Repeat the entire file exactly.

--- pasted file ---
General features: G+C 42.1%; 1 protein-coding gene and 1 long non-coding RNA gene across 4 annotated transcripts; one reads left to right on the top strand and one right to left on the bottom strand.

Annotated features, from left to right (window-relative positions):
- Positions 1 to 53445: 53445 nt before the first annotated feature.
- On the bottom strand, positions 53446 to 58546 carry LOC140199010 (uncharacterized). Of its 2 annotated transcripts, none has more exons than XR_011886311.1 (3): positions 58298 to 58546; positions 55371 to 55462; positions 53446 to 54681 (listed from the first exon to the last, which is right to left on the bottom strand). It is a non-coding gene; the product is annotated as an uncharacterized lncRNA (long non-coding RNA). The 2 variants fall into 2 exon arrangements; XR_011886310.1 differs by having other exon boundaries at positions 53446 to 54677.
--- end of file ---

General features: G+C 42.1%; 1 protein-coding gene and 1 long non-coding RNA gene across 4 annotated transcripts; one reads left to right on the top strand and one right to left on the bottom strand.

Annotated features, from left to right (window-relative positions):
- Positions 1 to 53445: 53445 nt before the first annotated feature.
- On the bottom strand, positions 53446 to 58546 carry LOC140199010 (uncharacterized). Of its 2 annotated transcripts, none has more exons than XR_011886311.1 (3): positions 58298 to 58546; positions 55371 to 55462; positions 53446 to 54681 (listed from the first exon to the last, which is right to left on the bottom strand). It is a non-coding gene; the product is annotated as an uncharacterized lncRNA (long non-coding RNA). The 2 variants fall into 2 exon arrangements; XR_011886310.1 differs by having other exon boundaries at positions 53446 to 54677.